Posted on October 20, 2020
On October 24th the 2020 Walk to End Alzheimer’s will be held in York, PA with the goal of raising $212,000 locally to be used for Alzheimer’s care, support, research and ultimately, a cure.
For us, this disease is personal. It has taken the life of Rita’s mother and also a member of the Penn-Mar family, Erin, who we had the honor of supporting before she died in 2015 surrounded by her adoring housemates and staff.
Erin has inspired us to learn more about this disease and how it disproportionately affects people with Down syndrome. Education is the only control we have over it and we have embraced it with a passion borne from loss and sorrow.
Alzheimer’s is now classified as an epidemic. It is the sixth leading cause of death in the U.S. More than 5 million Americans are currently living with the disease, the most common form of dementia characterized by loss of memory and at least one other cognitive skill.
And while people with intellectual and developmental disabilities develop Alzheimer’s at rates similar to older adults in the general population, adults with Down syndrome, like Erin, develop the disease at greater rates: 10-25% between ages 40-49; 20-50% between ages 50-59, and 60-75% older than age 60.
Erin, with her fiery red hair and a personality to match, was in her early 40s when she was first diagnosed with dementia. It would take 10 more years for more serious symptoms to become apparent.
After ruling out the many issues that can cause confusion and memory problems, it was clear Erin did in fact have Alzheimer’s. The disease progressed quickly.
Along the way we found ourselves reacting to each phase of her decline, wishing we had more information and resources to draw from.
To accommodate her we made physical adaptations to the house including a second floor emergency evacuation chair, auto lights for her bedroom, installed railings on the toilet and hallways, and adhered bright pink tape on steps to prevent falls.
Erin was definitely the home’s matriarch and she was adored by her housemates Lesha, Bobbi, and Patty. We tried to be honest with them about the seriousness of the disease and did ask for their help in making her more comfortable. We so wanted to protect them from hurt, but we came to realize that they should be able to feel the emotion and experience if they were capable of handling it.
When Erin stopped crocheting with the ladies in the living room, feeling safer isolated in her bedroom, the ladies brought their crocheting circle to her, sitting around her bed sharing the day’s news.
During Erin’s last days in hospice care, we all gave her permission to “go.” But she hung on stubbornly until her best friend Lesha held her hand, told her she loved her, and assured her that she, Bobbi, and Patty would be OK. Only then did she pass away quietly.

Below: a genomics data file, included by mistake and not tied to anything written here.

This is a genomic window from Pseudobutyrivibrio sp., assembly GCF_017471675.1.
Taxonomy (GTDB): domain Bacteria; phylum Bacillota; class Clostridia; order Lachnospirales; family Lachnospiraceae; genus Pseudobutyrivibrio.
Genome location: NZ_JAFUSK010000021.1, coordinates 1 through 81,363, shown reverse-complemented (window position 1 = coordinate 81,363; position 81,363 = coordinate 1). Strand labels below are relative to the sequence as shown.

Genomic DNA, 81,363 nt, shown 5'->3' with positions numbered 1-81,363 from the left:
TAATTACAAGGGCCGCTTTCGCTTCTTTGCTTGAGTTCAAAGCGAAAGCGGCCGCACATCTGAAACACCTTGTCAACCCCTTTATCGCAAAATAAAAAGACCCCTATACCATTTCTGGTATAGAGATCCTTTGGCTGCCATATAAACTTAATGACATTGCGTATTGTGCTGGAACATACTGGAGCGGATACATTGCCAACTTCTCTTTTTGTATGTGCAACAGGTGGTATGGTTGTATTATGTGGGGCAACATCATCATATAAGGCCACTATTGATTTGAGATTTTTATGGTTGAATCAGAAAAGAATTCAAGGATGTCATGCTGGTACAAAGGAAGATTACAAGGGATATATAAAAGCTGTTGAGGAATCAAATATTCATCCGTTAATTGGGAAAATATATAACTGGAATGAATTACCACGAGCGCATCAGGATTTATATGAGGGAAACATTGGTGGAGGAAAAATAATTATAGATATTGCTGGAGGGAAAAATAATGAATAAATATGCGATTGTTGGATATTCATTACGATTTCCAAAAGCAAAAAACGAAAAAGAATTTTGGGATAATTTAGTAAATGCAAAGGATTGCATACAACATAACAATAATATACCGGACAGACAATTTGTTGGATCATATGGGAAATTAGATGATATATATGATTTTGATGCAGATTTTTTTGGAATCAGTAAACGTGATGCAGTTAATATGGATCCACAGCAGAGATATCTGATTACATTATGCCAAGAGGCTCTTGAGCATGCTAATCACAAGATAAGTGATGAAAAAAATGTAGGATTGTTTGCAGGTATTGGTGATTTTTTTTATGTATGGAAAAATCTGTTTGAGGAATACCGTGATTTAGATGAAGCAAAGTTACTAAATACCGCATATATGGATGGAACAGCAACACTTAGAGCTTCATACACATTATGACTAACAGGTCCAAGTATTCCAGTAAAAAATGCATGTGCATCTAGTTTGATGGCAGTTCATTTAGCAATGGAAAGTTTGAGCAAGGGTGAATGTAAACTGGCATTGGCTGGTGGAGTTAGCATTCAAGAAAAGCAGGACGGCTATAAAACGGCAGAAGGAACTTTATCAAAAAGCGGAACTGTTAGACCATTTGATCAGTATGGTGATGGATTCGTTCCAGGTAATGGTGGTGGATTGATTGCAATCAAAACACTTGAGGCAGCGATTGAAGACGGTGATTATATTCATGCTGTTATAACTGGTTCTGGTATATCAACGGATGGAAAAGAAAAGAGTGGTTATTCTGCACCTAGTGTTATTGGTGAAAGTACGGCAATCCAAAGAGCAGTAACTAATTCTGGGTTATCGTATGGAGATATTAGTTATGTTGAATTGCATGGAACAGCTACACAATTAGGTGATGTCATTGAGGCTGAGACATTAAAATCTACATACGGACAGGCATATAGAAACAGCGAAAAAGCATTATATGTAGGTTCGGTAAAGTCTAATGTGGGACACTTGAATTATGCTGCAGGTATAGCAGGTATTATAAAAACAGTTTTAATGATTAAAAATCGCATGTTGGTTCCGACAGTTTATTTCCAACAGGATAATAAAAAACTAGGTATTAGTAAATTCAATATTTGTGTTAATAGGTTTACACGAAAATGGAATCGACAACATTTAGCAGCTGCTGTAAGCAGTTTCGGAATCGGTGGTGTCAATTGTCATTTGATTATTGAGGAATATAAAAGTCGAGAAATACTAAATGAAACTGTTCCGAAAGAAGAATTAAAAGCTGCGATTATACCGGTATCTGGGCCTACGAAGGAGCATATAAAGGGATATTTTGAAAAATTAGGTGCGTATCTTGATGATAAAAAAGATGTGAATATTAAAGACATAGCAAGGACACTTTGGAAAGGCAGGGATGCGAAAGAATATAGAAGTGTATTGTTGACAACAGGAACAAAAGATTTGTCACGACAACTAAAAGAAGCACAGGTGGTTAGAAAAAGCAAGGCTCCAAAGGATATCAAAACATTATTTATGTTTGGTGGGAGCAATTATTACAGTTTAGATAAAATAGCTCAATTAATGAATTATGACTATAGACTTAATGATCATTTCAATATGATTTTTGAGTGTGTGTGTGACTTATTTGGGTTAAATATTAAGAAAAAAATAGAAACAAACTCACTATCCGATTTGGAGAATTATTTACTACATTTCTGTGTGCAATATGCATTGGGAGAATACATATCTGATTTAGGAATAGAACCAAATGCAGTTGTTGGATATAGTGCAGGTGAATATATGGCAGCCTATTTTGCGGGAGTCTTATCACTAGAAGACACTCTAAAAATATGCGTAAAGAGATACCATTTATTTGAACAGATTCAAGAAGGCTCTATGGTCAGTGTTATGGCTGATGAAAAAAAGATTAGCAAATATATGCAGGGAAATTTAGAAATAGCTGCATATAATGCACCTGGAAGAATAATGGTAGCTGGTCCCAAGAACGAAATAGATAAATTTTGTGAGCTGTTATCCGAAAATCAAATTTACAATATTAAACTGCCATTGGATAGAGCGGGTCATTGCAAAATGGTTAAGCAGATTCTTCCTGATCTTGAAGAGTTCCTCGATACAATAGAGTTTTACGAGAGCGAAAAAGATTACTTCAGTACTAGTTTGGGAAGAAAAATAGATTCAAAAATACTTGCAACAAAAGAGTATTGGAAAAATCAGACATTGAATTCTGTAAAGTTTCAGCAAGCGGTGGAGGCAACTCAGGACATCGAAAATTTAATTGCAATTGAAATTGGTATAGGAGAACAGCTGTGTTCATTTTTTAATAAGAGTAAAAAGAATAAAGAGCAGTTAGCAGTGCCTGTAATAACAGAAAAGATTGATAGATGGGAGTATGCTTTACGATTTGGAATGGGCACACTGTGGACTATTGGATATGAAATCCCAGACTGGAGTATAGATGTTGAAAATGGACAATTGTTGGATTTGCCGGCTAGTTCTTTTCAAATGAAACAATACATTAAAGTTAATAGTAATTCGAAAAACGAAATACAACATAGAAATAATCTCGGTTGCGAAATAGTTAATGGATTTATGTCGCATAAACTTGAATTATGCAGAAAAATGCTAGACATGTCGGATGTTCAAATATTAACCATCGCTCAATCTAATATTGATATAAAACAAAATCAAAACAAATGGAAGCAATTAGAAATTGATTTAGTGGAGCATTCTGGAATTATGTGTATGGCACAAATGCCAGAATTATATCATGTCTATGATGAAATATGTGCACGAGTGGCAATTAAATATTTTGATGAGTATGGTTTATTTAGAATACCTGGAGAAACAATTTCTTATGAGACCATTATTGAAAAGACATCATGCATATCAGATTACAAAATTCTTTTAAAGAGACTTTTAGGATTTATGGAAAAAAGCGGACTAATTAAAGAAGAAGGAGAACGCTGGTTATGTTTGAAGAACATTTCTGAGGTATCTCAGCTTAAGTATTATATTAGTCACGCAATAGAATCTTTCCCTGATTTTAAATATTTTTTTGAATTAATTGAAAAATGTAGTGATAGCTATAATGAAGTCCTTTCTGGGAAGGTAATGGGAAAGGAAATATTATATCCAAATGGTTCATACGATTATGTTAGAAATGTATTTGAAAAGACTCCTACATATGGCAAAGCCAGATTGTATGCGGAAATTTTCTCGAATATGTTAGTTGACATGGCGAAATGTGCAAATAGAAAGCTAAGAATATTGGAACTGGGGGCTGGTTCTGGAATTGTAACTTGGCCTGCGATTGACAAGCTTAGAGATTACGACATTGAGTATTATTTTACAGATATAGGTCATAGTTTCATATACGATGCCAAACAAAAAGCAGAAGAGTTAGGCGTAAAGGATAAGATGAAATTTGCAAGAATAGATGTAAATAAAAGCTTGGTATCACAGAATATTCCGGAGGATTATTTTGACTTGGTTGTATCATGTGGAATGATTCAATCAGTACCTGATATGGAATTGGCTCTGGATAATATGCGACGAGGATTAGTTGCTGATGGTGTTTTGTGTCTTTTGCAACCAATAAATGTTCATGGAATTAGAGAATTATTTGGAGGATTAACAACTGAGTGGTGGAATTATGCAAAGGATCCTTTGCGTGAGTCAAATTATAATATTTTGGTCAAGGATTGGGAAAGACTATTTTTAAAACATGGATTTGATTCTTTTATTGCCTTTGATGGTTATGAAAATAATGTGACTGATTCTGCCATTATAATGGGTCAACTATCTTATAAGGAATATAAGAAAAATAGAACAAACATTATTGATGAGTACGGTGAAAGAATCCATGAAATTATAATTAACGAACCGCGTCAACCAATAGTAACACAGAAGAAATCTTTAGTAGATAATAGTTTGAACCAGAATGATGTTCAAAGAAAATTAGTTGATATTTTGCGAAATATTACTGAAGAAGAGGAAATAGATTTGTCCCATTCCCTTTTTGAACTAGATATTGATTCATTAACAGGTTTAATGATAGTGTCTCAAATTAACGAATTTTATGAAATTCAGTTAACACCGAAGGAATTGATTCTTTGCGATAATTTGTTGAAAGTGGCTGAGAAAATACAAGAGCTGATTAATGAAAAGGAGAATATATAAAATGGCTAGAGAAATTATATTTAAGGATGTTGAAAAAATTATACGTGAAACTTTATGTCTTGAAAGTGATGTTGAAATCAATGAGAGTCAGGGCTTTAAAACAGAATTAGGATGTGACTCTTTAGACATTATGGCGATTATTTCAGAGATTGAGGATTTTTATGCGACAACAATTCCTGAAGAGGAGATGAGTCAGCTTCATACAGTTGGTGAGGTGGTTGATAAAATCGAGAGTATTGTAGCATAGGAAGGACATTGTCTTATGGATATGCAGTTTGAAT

This heartbreaking experience galvanized us to learn more about this horrific disease. With Penn-Mar’s blessing we attended a week-long “train the trainer” seminar in New York sponsored by the National Task Group for Dementia Capable Care for Adults with Intellectual Disabilities. We have since become Certified Regional Trainers by this organization.
At Penn-Mar we are now Dementia Live Coaches, consulting and taking workshop participants through the experience of having Alzheimer’s. We challenge them to hear over loud noises in headphones and solve a series of memory instructions that leave many completely frustrated and defeated. We tell Erin’s story at every session, keeping her memory alive for the valuable contributions she has made to this community.
Going through Career Ladders training to improve our skills and earn professional credentials also made us think outside the box and begin to ask the people we support to describe the dreams they had for their lives.
Bobbi expressed a desire to publish a book which ultimately became a cookbook called “Bon Appetite by Bobbi.” She dedicated the book to her friend Erin and donated sale proceeds of over $2000 to the Alzheimer’s Association.
Alzheimer’s is confusing, scary and disorienting. We are committed to learning more about this disease to find ways to provide comfort and safety for the people we support. This experience with Erin taught us to “be in the moment,” helping all involved to treasure and celebrate the good times and know that they are not alone in the bad.
We still have pictures of Erin everywhere in our home and her housemates talk about her all the time. They often look at us with tears in their eyes and say, “I really miss Erin.”
We do too.